Best Practice Guide – JUGENE

Best-Practice guide JUGENE

Florian Janetzko

FZJ

Gilles Civario

ICHEC

Maciej Cytowski

ICM

Maciej Szpindler

ICM

Stefanie Janetzko

FZJ

Alexander Schnurpfeil

FZJ

Brian Wylie

FZJ

Huub Stoffers

SARA

19 June 2012


Table of Contents

1. Introduction
2. System Architecture and Configuration
2.1. Processor architecture
2.2. Building blocks
2.2.1. Chip
2.2.2. Compute card
2.2.3. Node card
2.2.4. Rack
2.2.5. Special nodes
2.3. Operating system
2.4. Memory architecture
2.5. Networks
2.5.1. Three-dimensional torus: point-to-point network
2.5.2. Global tree and collective network
2.5.3. Global interrupt network
2.5.4. Funtional or storage-access network
2.5.5. Control network
2.6. I/O subsystem
2.6.1. I/O nodes
2.6.2. Shared file system (GPFS/NSD) servers
2.6.3. Dealing with contention on the functional network
2.7. File systems
2.7.1. WORK
2.7.2. HOME
2.7.3. ARCH
2.7.4. Performance of file systems
2.8. Further reading, information and references
3. System Access
3.1. Application for an account
3.2. How to contact FZJ-Dispatch
3.3. Access to JUGENE
3.3.1. Key generation
3.3.2. Upload of the public key
3.3.3. Login to JUGENE
3.4. Further reading, information and references
4. Production Environment
4.1. Accounting
4.1.1. Monthly quota
4.1.2. Billing formula
4.1.3. Overdrawn quota
4.1.4. Querying quota status
4.1.5. Querying project status by the project leader
4.2. Module environment
4.3. Running and monitoring jobs
4.3.1. SMP mode
4.3.2. DUAL mode
4.3.3. Virtual Node mode
4.3.4. Mode selection
4.3.5. Running and monitoring batch jobs with LoadLeveler
4.3.5.1. Job classes and resource reservations
4.3.5.2. Job submission and monitoring
4.3.5.3. Job command file (job script)
4.3.5.4.
The
mpirun
command
4.3.5.5. Job command file example for pure MPI codes
4.3.5.6. Job command file example for hybrid MPI/OpenMP codes
4.3.6.
Running interactive jobs with
llrun
4.3.7.
The monitoring tool
llview
4.4. Further reading, information and references
5. Programming Environment/Basic Porting
5.1. Compilers
5.1.1. Available compilers
5.1.2. Compiler flags
5.1.2.1. XL Compiler family
5.1.2.2. GNU Compiler Collection
5.2. Available libraries
5.2.1.
Engineering and Scientific Subroutine Library (ESSL)
 

5.3. MPI
5.3.1. MPI implementation
5.3.1.1. Compiling MPI applications
5.3.1.2. Running MPI applications
5.3.1.3. Exceptions to the MPI standard
5.3.1.4. MPI extensions for Blue Gene/P
5.4. OpenMP
5.4.1. Compiler flags
5.4.2. Using OpenMP in different execution modes
5.5. Further reading, information and references
6. Performance Analysis
6.1. Available performance analysis tools
6.1.1. gprof
6.1.1.1. gprof examples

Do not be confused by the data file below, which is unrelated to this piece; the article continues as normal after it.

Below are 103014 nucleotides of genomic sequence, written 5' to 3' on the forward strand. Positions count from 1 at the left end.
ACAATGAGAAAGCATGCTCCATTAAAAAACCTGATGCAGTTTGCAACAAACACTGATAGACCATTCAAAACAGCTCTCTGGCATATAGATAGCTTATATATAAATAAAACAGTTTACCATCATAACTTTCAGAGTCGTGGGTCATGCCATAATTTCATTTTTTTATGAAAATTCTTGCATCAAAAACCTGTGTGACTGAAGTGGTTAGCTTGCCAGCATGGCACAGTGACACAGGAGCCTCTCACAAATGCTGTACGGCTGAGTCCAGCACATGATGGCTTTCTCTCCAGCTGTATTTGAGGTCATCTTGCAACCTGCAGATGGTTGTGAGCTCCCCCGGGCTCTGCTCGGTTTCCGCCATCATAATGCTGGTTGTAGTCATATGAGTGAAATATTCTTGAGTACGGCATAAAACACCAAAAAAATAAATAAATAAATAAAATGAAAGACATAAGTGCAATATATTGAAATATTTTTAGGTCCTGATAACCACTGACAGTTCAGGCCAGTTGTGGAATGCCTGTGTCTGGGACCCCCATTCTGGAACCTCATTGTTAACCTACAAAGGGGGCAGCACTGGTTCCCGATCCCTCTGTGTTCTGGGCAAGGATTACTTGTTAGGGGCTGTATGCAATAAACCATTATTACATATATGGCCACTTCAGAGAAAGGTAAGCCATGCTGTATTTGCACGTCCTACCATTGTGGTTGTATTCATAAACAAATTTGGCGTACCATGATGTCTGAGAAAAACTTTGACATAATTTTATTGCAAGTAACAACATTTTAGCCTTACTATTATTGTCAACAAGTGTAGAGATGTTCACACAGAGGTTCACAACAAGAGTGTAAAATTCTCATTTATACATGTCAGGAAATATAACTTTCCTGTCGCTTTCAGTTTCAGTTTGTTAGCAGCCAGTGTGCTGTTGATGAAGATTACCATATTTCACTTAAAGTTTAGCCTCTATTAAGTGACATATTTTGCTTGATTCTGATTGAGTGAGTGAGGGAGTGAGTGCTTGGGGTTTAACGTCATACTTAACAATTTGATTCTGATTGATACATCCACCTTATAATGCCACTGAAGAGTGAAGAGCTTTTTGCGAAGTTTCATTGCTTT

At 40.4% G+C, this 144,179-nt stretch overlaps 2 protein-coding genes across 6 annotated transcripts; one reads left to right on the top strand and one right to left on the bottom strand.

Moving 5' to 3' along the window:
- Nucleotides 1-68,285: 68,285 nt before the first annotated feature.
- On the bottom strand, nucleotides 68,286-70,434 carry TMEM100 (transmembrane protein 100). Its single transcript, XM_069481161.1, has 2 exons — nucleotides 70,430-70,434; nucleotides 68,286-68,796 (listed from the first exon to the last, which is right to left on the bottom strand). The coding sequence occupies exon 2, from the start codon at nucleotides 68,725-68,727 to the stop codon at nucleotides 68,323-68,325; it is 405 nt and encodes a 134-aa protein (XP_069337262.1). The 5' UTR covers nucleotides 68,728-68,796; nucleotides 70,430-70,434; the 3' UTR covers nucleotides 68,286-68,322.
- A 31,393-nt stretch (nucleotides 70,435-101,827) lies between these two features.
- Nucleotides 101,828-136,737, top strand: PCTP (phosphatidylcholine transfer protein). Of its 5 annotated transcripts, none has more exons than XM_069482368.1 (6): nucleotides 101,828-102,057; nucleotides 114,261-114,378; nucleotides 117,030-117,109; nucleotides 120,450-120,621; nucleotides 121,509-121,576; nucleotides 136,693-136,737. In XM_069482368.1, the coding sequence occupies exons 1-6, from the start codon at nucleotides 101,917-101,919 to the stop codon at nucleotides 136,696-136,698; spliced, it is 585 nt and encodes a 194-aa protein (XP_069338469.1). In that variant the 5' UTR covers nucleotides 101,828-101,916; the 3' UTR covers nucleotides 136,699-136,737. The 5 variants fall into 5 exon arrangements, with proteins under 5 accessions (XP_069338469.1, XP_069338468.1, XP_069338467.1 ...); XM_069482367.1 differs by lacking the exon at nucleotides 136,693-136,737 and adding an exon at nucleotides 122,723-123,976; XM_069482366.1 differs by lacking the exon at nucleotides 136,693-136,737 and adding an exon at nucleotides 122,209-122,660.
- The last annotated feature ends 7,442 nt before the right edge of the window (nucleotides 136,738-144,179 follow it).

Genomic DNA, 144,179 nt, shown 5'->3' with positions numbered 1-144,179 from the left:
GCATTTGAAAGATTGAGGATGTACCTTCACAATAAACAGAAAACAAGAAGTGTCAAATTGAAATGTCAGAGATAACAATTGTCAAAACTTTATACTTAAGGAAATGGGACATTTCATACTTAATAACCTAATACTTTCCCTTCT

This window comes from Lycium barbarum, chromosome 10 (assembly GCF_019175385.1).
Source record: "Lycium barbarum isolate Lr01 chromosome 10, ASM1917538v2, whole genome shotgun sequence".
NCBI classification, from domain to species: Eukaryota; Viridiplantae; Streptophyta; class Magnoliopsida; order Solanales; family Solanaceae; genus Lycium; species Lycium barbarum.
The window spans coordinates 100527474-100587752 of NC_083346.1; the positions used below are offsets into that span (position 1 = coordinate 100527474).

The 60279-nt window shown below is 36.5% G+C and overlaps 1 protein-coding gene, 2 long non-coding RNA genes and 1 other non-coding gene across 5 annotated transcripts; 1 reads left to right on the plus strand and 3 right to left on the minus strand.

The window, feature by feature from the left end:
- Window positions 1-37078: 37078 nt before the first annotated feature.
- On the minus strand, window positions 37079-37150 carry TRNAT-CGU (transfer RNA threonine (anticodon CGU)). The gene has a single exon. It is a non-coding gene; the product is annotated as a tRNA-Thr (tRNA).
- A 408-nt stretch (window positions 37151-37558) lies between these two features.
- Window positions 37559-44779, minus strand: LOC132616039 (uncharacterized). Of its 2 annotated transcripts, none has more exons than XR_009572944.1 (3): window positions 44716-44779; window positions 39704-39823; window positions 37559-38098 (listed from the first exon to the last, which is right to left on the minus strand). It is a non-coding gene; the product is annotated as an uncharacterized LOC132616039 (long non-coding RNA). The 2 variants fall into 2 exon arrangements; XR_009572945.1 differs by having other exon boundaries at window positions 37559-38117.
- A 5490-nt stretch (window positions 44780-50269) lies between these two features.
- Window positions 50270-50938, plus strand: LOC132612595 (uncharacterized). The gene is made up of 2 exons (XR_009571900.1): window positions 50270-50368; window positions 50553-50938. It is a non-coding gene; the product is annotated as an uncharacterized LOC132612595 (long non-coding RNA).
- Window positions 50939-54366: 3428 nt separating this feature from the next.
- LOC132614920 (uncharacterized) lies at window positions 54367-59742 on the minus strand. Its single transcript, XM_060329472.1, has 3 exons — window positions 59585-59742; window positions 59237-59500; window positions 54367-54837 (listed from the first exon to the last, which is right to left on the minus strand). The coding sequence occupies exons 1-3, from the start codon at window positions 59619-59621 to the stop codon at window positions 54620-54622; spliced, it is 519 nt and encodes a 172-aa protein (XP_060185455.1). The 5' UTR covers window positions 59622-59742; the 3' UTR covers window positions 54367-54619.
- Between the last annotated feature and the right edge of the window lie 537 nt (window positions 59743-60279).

6.1.2. Performance Application Programming Interface (PAPI)
6.1.2.1. Further information
6.1.3. Scalasca
6.1.3.1. Instrumenting your code
6.1.3.2. Analyzing (running) the instrumented code
6.1.3.3. Examine Scalasca analysis results
6.1.3.4. Refine the measurement configuration
6.1.3.5. Scalasca example
6.1.3.6. Further information
6.1.4. Tau
6.1.4.1. Further information
6.1.5. Vampir
6.1.5.1. Further information
6.2. Further reading, information and references
7. Tuning Applications
7.1. Single-core optimization
7.1.1. Advanced compiler options and optimization strategies
7.1.1.1. Advanced compiler flags
7.1.1.2. Diagnostic compiler flags
7.1.1.3. Making efficient use of the double FPU (“double hummer”)
7.1.1.4. Optimization strategies
7.2. Advanced environment and MPI tuning
7.2.1. Environment variables
7.2.2. Network
7.2.3. Shape
7.2.4. Mapping
7.2.4.1. Explicit mapfiles
7.3. Advanced OpenMP usage
7.3.1. Environment variables
7.3.2. Thread affinity
7.4. Hybrid programming
7.4.1. Optimal tasks / threads strategy
7.5. I/O optimization
7.5.1. General guidelines
7.5.1.1. Using the right file system
7.5.1.2. Adhere to block size and pay attention to block alignment
7.5.1.3. Optimize hierarchical I/O schemes by distributing the load
over all available I/O nodes
7.5.1.4. Consider not to use a hierarchical scheme
7.5.1.5. Revise I/O of ported applications if its design assumes node
local storage
7.5.2. HDF5
7.5.3. MPI I/O
7.5.4. netCDF
7.5.5. SIONlib
7.6. Advanced job command language
7.6.1. Using multiple job steps
7.6.2. Job command file variables
7.6.3. Run-time environment variables
7.7. Further reading, information and references
8. Debugging
8.1. Compiler flags
8.1.1. Debugging options of the compiler
8.1.2. Compiler flags for using debuggers
8.2. Available debuggers
8.2.1. DDT
8.2.1.1. Running DDT on JUGENE
8.2.2. TotalView
8.2.2.1. Using TotalView interactively
8.2.2.2. Using TotalView in batch mode
8.3. Analyzing core dumps
8.3.1.
Core dump file analysis using
addr2line
8.3.2. Core dump file analysis using debuggers
8.3.2.1. DDT
8.3.2.2. TotalView
8.4. Further reading, information and references
Bibliographic references

1. Introduction

The IBM Blue Gene/P system JUGENE (Jülich Blue Gene/P) is hosted